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Or late bloomers? Finally, there are methodological problems to be solved. We need to make sure we use similar standards when we count signs and spoken words, and different studies aren't always comparable in this respect. So we still have a long way to go before we can answer this question. I think that's very likely. For example, the ASL sign for "spider" looks a lot like a spider. It's iconic, which may make it easier for babies to decipher. And it might be easier for babies to produce the gesture than to speak the English word, "spider," which includes tricky elements, like the blended consonant "sp.
The same might be said for the ASL signs for "elephant" and "deer. But most ASL signs aren't iconic, and, as I explain here, some gestures can be pretty difficult for babies to reproduce -- just as some spoken words can be difficult to pronounce. So it's unlikely that a baby is going to find one mode of communication signing or speaking easier across the board. Individual families might experience benefits. But without controlled studies, it's hard to know if it's really learning to sign that makes the difference.
It's also hard to know if the effect is general — something most families would experience if they tried it. To date, claims about stress aren't well-supported. Nevertheless, there are hints that signing may help some parents become more attuned to what their babies are thinking. In the study led by Elizabeth Kirk, the researchers found that mothers who had been instructed to use baby signs behaved differently than mothers in the control group.
The signing mothers tended to be more responsive to their babies' nonverbal cues, and they were more likely to encourage independent exploration Kirk et al So perhaps baby signing encourages parents to pay extra attention when they communicate. Because they are consciously trying to teach signs, they are more likely to scrutinize their babies' nonverbal signals.
As a result, some parents might become better baby "mind-readers" than they might otherwise have been, and that's a good thing. Being tuned into your baby's thoughts and feelings helps your baby learn faster. But of course parents don't need to participate in a baby sign language program to achieve these effects. The important thing is tuning into your baby, and figuring out what he or she wants. And this begs the question: Does teaching your baby signs from ASL or other languages necessarily give you more insight into what your baby wants?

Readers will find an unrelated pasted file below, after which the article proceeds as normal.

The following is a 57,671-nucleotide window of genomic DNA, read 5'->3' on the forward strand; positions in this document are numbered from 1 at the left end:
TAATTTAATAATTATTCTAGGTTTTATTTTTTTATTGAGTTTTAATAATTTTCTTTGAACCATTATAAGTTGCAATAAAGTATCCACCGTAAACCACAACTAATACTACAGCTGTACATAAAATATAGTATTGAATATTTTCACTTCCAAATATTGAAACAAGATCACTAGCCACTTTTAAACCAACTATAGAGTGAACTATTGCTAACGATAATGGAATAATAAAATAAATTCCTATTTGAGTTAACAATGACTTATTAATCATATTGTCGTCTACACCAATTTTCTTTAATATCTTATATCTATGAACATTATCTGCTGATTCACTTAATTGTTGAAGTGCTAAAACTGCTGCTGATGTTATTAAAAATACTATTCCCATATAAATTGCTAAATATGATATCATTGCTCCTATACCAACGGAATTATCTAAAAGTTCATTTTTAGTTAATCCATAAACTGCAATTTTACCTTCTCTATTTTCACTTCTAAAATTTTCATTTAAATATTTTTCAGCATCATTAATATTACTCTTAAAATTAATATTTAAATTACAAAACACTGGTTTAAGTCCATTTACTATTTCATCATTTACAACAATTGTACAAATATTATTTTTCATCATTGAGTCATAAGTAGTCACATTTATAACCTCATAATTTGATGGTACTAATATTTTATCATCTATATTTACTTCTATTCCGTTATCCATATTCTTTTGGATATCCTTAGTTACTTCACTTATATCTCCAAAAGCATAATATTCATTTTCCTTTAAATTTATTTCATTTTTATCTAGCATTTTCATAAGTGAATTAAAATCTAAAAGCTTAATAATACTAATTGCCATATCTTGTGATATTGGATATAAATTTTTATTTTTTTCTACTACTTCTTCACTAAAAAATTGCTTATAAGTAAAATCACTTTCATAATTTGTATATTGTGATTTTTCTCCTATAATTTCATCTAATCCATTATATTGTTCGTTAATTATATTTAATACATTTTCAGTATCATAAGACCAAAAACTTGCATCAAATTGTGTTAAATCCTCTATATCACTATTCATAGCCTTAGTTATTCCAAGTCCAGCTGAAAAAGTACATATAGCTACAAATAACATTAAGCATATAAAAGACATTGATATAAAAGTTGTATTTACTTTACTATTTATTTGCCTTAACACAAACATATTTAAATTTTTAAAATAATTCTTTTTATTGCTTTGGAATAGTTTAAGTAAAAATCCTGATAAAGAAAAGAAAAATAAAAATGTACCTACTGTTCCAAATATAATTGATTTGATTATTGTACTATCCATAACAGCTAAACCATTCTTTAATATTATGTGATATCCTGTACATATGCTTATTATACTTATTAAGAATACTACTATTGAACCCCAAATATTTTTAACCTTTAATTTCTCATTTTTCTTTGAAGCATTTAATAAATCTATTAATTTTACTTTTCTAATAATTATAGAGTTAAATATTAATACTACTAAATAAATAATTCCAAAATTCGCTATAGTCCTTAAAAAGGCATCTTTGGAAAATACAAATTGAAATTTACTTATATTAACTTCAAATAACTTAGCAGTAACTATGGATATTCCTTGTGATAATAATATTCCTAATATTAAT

It's a perfectly useful sign, and many babies have learned it. But what happens if you don't teach your baby this sign?
Will your baby be incapable of letting you know that he wants more applesauce? Will your baby somehow fail to get across the message that she wants to play another round of peek-a-boo?
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When parents pay attention to their babies -- and engage them in conversation, one-on-one -- they learn to read their babies' cues. A baby might pat the table when he wants more applesauce. A baby might reach out and smile when she wants to play with you.
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They aren't signs borrowed from a language like ASL, but, in context, their meaning is clear. When we respond appropriately to these spontaneous gestures, we are engaged in successful communication, and we are helping our babies build the social skills they need to master language. That doesn't mean there is no reason to teach formal signs. You might find that some signs are helpful -- that they allow for communication that is otherwise difficult for your baby.
But it's wrong to think of formal signs as the only gestures that matter. From the very beginnings of humanity, parents and babies have communicated by gesture. And research suggests that gestures matter. A lot! In fact, this is so important, it's worth considering in more detail.
Imagine I stranded you in the middle of a remote, isolated nation. You don't speak the local language, and the locals don't recognize any of your words. What would you do? Very quickly, you'd resort to pantomime. And as you tried to learn the language, you'd soon appreciate that some people are a lot more helpful than others. It isn't just that they're friendlier.
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Some people just seem to have a better knack for non-verbal cues. They follow your gaze, and comment on what you're looking at. They point at the things they are talking about. They use their hands and facial expressions to act out some of the things they are trying to say. And they're really good at it.